Yeah, it's tough out there. I'm not going to lie. How do I stay sane? Eat well, sleep well, be surrounded by positive energy so much as you can inside your company, outside your company. There's no room for negativity for its own sake. Criticism and negativity are two different things, right? Exercise a bunch just to just keep your brain focused and really a sense of forthrightness and rigor in terms of what experiments you're running. And that gives you a certain sense of structure, right? Even then, you know, you have doubts, you have uncertainty. You're exposed to a lot of uncertainty and you're like, well, what if I do everything right, but we end up being nuclear engineers And this is 1979. I once met someone who spent his career as a nuclear engineer, he basically studied to be one super hard. He was top of his class in high school, top of his class in university, a celebrated PhD student and then goes into nuclear engineering and it's 1979 or 1980 and then it's all downhill. So he worked so hard, like in a field that was celebrated, as I remember when I was a kid, like my grandma used to say when you grow up, you'll be a nuclear engineer.
And his whole career, he did everything right, even in his career. And then it had like a very, very hard ceiling that was imposed by the world's view on nuclear energy. So that parable is there to say that even if you do everything right, even if you sleep out, you eat well, try and stay sane, balance, be surrounded by positive people and really just be forthright about the experiments that you run, controlling, input, output, measuring, and just really kind of iterating, there is still a specter of things that you can't control. And I guess the only thing you can do you can do there is just observe it and let it pass. Because you made a decision. You believe in certain things and there's nothing you could do. There's some things that you absolutely can't do anything about. Or your probability of just tilting anything is just so minuscule that it just doesn't feel like a good way to be spending your time or energy.
One thing that I think about a lot is like when things feel really, really hard — and you know, this could be whether you're a founder or you just work at a company, like a crypto company right now — like I sometimes stop and I'm like, this sounds so silly but, when you're just focused on the hard things, things all feel hard.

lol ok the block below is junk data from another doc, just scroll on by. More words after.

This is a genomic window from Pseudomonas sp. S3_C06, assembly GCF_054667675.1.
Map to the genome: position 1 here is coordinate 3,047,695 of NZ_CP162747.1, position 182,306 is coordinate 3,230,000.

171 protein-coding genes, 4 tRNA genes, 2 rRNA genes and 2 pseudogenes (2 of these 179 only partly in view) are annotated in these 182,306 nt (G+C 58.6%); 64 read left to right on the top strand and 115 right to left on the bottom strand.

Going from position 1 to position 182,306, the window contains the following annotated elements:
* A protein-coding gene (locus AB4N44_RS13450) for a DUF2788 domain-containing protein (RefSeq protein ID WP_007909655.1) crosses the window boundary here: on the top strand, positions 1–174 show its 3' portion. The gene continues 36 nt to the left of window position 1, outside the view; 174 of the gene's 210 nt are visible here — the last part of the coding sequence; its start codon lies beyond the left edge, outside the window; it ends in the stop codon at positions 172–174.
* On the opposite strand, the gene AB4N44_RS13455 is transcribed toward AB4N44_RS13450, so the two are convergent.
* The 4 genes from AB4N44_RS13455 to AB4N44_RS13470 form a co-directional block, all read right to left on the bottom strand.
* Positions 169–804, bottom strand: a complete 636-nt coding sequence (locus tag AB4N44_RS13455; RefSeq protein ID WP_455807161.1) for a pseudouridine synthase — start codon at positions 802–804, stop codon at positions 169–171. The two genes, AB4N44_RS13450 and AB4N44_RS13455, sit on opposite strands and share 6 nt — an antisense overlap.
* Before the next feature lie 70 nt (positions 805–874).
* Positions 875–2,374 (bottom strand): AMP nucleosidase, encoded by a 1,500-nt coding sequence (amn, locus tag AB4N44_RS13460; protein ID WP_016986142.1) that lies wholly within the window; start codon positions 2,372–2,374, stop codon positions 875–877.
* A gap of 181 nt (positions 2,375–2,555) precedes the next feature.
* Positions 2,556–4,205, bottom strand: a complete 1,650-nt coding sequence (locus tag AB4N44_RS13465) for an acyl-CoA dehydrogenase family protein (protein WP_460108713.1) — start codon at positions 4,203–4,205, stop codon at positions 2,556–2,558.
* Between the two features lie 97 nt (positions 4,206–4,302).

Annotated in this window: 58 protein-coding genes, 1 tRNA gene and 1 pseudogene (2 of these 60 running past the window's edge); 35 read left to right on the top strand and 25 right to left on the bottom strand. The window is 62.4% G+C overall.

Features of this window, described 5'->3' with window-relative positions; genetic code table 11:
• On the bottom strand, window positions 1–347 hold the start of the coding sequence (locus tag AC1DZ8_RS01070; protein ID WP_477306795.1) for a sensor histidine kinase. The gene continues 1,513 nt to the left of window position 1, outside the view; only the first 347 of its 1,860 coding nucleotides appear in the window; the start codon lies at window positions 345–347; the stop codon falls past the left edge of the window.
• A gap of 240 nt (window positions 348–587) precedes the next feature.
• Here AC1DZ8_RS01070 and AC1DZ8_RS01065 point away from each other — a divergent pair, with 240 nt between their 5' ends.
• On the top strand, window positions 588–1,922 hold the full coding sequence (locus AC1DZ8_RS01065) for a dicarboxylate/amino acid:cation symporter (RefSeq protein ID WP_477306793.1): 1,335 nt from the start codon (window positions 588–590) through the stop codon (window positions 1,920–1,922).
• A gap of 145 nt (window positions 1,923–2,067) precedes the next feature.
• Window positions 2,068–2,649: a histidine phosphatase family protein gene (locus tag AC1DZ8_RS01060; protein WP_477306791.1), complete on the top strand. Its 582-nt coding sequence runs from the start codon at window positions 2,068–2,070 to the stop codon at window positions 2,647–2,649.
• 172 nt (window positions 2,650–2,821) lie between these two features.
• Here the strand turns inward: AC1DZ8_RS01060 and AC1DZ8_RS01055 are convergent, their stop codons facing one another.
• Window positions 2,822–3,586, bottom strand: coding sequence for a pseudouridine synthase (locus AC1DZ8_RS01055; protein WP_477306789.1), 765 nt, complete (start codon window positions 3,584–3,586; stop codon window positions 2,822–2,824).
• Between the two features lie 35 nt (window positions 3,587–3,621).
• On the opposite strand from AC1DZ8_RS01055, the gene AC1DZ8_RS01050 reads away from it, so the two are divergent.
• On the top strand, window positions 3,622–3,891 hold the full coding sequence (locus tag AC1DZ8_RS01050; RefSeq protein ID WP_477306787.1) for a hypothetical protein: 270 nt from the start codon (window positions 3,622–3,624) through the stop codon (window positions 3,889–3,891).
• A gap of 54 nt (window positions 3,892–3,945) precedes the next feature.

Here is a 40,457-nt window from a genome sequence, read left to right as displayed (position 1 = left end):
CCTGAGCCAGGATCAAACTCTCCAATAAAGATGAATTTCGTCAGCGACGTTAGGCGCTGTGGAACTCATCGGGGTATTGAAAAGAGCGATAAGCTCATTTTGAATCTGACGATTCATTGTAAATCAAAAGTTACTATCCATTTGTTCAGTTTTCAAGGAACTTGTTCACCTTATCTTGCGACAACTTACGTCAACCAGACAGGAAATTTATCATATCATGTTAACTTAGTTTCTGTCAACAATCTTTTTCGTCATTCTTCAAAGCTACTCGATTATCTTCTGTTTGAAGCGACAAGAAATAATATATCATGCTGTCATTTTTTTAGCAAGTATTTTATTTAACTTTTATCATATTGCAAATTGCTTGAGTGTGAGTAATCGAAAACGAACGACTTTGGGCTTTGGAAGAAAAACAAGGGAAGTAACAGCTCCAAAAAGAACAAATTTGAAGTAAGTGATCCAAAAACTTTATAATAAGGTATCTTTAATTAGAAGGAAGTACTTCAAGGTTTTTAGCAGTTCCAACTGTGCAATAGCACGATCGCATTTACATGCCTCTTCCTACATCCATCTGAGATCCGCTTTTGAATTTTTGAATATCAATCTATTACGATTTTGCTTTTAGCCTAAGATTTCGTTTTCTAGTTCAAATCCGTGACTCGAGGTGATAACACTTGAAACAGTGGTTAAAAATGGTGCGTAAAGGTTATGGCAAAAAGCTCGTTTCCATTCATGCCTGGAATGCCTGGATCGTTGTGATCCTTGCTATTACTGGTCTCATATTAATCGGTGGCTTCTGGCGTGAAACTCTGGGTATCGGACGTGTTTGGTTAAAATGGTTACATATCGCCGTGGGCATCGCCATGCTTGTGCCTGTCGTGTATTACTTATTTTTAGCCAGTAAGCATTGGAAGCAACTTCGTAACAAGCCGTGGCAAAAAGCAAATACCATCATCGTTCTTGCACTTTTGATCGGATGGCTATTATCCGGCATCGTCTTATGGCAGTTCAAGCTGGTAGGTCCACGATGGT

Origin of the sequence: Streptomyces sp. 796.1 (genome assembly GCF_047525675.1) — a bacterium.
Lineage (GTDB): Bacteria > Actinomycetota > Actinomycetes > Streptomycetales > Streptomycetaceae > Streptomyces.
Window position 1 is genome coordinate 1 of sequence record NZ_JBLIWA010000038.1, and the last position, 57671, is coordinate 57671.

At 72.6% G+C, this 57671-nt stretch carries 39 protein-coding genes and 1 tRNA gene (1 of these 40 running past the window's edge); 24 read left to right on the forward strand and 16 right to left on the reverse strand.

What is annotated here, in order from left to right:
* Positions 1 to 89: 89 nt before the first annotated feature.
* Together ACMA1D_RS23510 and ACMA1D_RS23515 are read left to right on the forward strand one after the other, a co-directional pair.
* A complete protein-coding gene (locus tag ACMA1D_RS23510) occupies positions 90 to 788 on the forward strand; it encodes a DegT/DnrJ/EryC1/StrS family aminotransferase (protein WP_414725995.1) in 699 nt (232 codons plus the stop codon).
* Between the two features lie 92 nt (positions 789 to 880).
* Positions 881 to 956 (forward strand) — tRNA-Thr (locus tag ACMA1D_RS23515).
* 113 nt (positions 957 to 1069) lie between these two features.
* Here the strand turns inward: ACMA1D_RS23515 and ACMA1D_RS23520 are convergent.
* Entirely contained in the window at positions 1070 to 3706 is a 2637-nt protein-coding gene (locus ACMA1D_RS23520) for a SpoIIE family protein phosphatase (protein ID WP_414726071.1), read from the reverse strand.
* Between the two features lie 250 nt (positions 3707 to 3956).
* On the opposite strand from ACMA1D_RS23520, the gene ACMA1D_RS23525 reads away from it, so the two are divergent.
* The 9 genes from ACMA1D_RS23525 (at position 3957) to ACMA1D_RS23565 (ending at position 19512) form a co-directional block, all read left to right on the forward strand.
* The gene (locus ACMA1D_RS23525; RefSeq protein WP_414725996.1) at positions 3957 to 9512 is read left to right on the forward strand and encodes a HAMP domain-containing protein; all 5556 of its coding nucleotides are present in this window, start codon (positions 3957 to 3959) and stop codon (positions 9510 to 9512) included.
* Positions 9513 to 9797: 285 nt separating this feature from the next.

Yeah, but on the other lens, sometimes I think I'm really lucky to even be in this seat, to be in a place where you're pursuing your passions, like, so hard, where you care about something so much like so many people chase their entire lives and never feel that.
It is hard, there are moments where you just are like, I'm tired and I don't feel well and whatever. But like, at the same time, how many people get to literally chase their dreams? You know, like as a founder, you're working after something you truly believe in day in and day out. You're solving a problem that you truly believe needs to be solved like that in itself is a feeling that like a lot of people never feel in their lives.
Unbeatable. I wouldn't do anything else. Right? Just to be clear, I’m where I need to be and I'm probably happier than I've ever been. But two things. Jensen Huang, the founder and CEO of Nvidia, did an interview recently, and then at the end of the interview he gets asked, So knowing what you know now and being at the seat that you're in, you're starting the company today, what company do you start? And there's a moment of silence and he goes, I wouldn't do it.
And then there's like this awkward silence. And then he goes again, I wouldn't do it. Yeah, because it is blood, sweat and tears. But he never quits at any single point in time. He never left the thing. So he got to the end of the road and then he said, I wouldn't do it. So it's this like two minds do track, like the reflective mind and then the actual like being in the heat of battle.
Well like you know what, your dream job is also har. I mean everything isn’t like flowers and rainbows and butterflies or whatever. Like your dream job is still effing hard.
Yeah, that's right. It's like, I guess like professional athletes as well. Like kids dreams to grow and be professional athletes, a tennis player, for example. And then even at the highest level, it's just so excruciatingly hard. You know, you're like in an airplane every week, you're training super hard. The mental game is just crushing. And yet this is your dream life.
So yeah, it's interesting how the balance of these two things like that interpolate across one another. It just stands out to manifest.
Yeah. Well I think this is a good note to end on. Last thing, just tell our listeners where to find you, where to find the work that Rated does.
Yeah so we're under rated.network and you can find us on Twitter at @ratedw3b, I also hang out on Twitter, although as I got into the founder life my time spent on Twitter actually diminished, but I'm on @eliasimos and you can also find me at eliasimos.xyz.
That's a green flag. May we all spend less time on Twitter. Okay, well, thank you for spending the time with me today. I know we started our talk about blockchain infra and we ended up with life lessons. So, you know what? I think that's a great place to end. And thank you so much.
I appreciate it, Katherine. Thanks a bunch.